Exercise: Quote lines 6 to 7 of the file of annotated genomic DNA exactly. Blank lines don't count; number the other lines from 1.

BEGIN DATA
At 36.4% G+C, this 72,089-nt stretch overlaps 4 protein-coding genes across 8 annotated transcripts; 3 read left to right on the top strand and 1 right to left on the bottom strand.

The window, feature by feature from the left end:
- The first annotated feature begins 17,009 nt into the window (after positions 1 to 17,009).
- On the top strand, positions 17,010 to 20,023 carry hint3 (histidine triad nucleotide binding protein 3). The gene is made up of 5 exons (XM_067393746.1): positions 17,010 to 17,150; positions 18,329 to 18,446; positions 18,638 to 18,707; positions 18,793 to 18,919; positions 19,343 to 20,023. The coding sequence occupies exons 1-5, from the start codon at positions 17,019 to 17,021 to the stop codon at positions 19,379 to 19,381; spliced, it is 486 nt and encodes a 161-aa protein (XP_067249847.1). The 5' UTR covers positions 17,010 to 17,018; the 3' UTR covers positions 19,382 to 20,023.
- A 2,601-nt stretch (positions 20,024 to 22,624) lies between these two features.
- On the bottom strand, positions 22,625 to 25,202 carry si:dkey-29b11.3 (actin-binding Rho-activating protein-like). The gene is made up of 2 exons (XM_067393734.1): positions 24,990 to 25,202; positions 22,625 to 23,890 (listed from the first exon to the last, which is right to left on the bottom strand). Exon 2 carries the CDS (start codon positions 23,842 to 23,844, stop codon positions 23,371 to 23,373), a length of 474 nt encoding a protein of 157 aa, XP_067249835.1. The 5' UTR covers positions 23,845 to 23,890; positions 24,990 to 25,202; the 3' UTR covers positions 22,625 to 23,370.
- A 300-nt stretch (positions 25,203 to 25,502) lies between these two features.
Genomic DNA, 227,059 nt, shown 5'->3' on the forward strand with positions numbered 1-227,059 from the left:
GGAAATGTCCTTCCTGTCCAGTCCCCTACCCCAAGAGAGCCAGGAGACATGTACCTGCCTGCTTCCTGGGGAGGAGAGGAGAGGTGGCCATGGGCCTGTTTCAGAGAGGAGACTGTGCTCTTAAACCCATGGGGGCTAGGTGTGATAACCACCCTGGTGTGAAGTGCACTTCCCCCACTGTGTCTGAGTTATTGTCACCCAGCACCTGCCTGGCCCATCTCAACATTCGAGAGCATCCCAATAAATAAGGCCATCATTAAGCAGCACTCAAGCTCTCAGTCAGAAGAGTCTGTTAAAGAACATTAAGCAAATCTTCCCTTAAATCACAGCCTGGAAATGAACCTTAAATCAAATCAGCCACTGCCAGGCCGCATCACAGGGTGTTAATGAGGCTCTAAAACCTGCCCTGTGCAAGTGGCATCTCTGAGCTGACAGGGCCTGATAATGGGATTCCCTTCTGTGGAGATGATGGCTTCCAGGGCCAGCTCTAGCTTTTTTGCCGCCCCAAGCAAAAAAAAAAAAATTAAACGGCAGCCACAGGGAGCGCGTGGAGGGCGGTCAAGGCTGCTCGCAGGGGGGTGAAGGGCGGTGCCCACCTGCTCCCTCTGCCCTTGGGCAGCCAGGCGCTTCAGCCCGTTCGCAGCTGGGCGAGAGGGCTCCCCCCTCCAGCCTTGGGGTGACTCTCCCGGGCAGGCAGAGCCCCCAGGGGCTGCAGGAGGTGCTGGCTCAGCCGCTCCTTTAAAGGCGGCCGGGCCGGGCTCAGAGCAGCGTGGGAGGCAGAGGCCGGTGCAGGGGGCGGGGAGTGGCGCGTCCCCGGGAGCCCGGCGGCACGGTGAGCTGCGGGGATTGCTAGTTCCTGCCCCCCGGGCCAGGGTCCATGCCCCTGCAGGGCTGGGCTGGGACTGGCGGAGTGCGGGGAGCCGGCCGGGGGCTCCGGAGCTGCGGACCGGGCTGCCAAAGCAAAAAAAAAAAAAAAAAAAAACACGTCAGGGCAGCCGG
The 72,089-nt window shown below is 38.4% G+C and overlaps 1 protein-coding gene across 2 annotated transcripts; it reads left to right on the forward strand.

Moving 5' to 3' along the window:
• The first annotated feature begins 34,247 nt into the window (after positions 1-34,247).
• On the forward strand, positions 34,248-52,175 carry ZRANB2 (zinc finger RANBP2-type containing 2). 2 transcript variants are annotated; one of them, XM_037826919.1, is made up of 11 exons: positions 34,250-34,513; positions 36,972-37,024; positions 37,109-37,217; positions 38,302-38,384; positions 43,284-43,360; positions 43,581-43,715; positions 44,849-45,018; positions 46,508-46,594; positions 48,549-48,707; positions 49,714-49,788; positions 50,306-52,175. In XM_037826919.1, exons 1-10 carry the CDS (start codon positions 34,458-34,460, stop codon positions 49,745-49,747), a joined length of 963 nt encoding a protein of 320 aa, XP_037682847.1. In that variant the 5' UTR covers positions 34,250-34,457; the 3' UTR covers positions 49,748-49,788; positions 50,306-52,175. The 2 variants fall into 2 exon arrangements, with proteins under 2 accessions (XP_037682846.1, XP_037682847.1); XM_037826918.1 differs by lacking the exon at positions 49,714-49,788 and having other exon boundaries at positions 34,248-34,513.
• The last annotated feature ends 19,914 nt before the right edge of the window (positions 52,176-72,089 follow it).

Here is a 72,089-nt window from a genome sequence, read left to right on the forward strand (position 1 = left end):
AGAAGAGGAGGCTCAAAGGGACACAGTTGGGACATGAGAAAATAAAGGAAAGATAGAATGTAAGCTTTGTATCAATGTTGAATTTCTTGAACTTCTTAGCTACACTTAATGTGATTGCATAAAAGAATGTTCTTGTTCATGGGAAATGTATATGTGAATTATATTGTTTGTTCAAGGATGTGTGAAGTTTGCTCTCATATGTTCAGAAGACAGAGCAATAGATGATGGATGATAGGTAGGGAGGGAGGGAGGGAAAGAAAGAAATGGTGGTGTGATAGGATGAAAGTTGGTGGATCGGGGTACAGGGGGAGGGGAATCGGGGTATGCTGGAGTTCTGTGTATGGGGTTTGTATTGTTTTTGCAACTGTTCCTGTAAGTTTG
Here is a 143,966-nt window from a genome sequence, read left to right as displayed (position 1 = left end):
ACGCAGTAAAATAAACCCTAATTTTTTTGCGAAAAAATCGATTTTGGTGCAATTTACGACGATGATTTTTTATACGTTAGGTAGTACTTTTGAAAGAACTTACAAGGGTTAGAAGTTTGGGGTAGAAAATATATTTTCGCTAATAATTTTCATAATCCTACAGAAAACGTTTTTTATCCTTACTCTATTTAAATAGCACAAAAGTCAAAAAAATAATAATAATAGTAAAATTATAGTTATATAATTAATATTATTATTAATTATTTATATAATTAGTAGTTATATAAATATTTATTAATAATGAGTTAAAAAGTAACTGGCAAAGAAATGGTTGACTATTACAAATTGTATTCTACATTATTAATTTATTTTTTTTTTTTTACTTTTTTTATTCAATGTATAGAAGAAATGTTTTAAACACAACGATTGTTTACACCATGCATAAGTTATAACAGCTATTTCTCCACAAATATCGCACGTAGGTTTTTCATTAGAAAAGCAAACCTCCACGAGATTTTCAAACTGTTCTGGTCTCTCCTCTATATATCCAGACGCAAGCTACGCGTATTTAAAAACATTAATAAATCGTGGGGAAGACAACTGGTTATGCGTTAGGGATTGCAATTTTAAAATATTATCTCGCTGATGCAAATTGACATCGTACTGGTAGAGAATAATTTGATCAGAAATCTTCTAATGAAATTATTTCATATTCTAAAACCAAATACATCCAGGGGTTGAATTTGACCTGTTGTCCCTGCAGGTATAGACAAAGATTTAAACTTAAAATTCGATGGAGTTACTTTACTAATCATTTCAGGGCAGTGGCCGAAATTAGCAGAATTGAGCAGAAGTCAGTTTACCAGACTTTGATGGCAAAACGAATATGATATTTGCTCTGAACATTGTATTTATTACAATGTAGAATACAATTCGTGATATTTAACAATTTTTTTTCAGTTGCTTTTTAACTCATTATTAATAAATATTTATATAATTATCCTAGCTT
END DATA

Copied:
- On the bottom strand, positions 22,625 to 25,202 carry si:dkey-29b11.3 (actin-binding Rho-activating protein-like). The gene is made up of 2 exons (XM_067393734.1): positions 24,990 to 25,202; positions 22,625 to 23,890 (listed from the first exon to the last, which is right to left on the bottom strand). Exon 2 carries the CDS (start codon positions 23,842 to 23,844, stop codon positions 23,371 to 23,373), a length of 474 nt encoding a protein of 157 aa, XP_067249835.1. The 5' UTR covers positions 23,845 to 23,890; positions 24,990 to 25,202; the 3' UTR covers positions 22,625 to 23,370.
- A 300-nt stretch (positions 25,203 to 25,502) lies between these two features.